Karen Klein’s husband, Eric, and their son, Isaac, separated from her. They did not have cell coverage where they were stranded, but Eric Klein was able to hike to higher elevation and call for help, authorities said.

“On Friday afternoon, Ms. Klein had not returned with help. Her husband Eric Klein made additional attempts to get help. He climbed to higher ground and was able to get cellular phone service and call for help. The Kane County Sheriff’s Office responded and rescued Mr. Klein and his son. Both received medical treatment for frostbite,” the Coconino County Sheriff’s Office said in a press release.

Eric Klein told police his wife was still missing, and a search team was launched to find her.

The search was made more difficult because of the weather conditions, officials said.

3. She Was Found Dehydrated & Exhausted, but Rescuers Say She Likely Survived Because She Is in ‘Really Good’ Physical Shape

Karen Klein was found dehydrated and exhausted, suffering from cold exposure, but was conscious and alert.

“She was too exhausted to even make a fire,” Coconino County Chief Deputy Jim Driscoll told the Associated Press.

Karen Klein, a marathon runner and triathlete, said she set out to find help because she was in the best physical shape. Authorities said that likely help keep her alive.

“She’s in really good shape. Had she not been, she wouldn’t have made it,” Driscoll said.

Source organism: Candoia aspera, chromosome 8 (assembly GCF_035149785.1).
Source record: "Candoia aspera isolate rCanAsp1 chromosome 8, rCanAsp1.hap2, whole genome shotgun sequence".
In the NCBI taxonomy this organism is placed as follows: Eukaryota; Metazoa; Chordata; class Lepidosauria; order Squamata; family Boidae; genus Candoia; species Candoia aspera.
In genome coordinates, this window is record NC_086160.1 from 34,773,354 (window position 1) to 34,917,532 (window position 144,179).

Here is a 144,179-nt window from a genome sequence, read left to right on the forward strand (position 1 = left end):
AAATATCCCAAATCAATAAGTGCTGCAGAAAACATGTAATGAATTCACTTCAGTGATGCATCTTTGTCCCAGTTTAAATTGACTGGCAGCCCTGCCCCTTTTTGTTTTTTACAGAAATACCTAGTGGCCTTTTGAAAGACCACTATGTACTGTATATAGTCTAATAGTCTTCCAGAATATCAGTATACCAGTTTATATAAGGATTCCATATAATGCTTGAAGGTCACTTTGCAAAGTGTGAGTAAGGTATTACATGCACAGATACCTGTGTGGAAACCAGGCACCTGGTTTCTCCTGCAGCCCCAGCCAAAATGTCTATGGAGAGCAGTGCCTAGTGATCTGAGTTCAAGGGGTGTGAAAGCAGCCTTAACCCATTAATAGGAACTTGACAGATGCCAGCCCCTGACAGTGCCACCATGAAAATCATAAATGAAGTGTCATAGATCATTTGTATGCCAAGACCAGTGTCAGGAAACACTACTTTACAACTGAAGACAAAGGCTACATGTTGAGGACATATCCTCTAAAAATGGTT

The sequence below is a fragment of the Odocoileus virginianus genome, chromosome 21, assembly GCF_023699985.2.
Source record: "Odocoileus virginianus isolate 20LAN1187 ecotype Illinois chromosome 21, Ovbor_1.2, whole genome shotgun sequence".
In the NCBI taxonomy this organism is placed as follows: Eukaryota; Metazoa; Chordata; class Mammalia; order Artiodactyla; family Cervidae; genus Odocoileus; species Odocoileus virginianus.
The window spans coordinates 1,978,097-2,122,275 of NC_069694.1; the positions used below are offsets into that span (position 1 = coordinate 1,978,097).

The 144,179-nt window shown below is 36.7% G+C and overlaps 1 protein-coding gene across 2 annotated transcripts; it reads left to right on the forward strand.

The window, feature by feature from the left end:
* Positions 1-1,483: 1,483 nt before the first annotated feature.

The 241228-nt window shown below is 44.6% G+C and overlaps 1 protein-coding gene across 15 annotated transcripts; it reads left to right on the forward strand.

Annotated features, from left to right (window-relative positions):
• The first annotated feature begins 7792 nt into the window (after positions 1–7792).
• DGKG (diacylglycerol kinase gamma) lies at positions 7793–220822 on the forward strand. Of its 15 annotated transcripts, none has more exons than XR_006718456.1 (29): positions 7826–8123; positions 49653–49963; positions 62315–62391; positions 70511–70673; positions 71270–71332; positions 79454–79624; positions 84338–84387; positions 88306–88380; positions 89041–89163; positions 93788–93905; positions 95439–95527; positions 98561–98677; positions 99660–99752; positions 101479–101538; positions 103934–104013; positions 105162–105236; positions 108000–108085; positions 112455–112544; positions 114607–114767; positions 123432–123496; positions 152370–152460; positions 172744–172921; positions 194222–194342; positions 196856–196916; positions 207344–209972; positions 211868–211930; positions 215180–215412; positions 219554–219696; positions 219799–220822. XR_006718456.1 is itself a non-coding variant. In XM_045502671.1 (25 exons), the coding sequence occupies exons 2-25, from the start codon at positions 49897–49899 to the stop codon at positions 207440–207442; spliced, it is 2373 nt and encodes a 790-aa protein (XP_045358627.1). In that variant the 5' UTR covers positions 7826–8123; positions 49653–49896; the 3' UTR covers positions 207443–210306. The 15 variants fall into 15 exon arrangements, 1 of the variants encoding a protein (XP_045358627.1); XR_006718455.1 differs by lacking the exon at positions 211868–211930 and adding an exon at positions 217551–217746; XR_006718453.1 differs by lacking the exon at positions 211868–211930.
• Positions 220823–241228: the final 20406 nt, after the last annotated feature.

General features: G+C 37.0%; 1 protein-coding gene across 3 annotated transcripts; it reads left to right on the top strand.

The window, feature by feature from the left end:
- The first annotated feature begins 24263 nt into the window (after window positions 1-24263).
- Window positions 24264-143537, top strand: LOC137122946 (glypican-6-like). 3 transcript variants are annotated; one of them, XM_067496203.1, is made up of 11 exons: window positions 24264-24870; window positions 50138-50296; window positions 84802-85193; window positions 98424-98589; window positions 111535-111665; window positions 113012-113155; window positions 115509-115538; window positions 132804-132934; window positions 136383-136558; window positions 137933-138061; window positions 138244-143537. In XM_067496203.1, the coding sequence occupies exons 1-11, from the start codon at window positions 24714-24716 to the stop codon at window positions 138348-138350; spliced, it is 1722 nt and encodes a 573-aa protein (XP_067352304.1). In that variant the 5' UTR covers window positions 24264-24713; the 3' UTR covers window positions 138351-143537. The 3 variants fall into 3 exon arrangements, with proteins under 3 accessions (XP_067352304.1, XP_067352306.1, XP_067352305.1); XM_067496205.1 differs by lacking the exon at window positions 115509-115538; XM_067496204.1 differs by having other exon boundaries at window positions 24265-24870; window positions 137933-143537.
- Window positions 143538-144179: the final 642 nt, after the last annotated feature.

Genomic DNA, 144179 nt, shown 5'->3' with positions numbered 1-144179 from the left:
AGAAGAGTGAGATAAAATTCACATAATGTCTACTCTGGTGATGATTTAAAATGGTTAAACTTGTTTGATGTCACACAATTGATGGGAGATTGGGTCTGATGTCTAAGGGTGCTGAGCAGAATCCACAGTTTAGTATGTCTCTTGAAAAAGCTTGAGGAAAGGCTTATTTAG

She remains in the hospital, recovering from the ordeal. Some of her toes were frostbitten, and she is hoping she does not lose them.

“In the grand scheme of things,” Karen Klein told NBC News. “I keep thinking: ‘You know what? It’s a few toes. Don’t worry about it.'”

4. She Is a Biology Professor at a Community College in Pennsylvania

Karen Klein. (Northampton Community College)

Karen Klein. (Northampton Community College)

Karen Klein is a biology professor at Northampton Community College in Bethlehem, Pennsylvania, according to the school’s website.

She earned a bachelor’s degree in biology from Cedar Crest College, before completing a master’s degree in organismal biology at East Stroudsburg University. She is also a former naturalist and wildlife rehabilitator at the Wildlands Conservancy in Emmaus, Pennsylvania.

“Karen is our problem solver, and she’s got experience. She’s super intelligent,” her husband, Eric Klein, told CBS News.

5. Klein Says Her Instinct as a Mother to Save Her Family Kept Her Going

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Karen Klein with her son, Isaac. (Facebook)

Karen Klein said her maternal instinct and love for her family kept her going.

“I just kept thinking I have to do this for my son. I have to do this for my husband,” she told CBS News.

In an interview with ABC News, she said:

Your priorities definitely align very quickly. “I kept thinking, this isn’t how my life is supposed to end, no no no. My son needs his mother, my husband needs his wife. I am not letting my mother bury me. I can’t let this happen. Your instincts kick in, that you’re a mom, this is what you do, this is what you have to do for your family. That’s the number one priority. It wasn’t about staying alive for me, but it was about staying alive for everyone else. I think that people should realize that they have more strength within them than they think, whether it’s a mental strength or a physical strength, and to draw upon that and to not give up hope.

She told NBC News she kept thinking, “I can’t leave my son without a mom. I can’t leave my husband without a wife. I’m not letting my parents bury me.”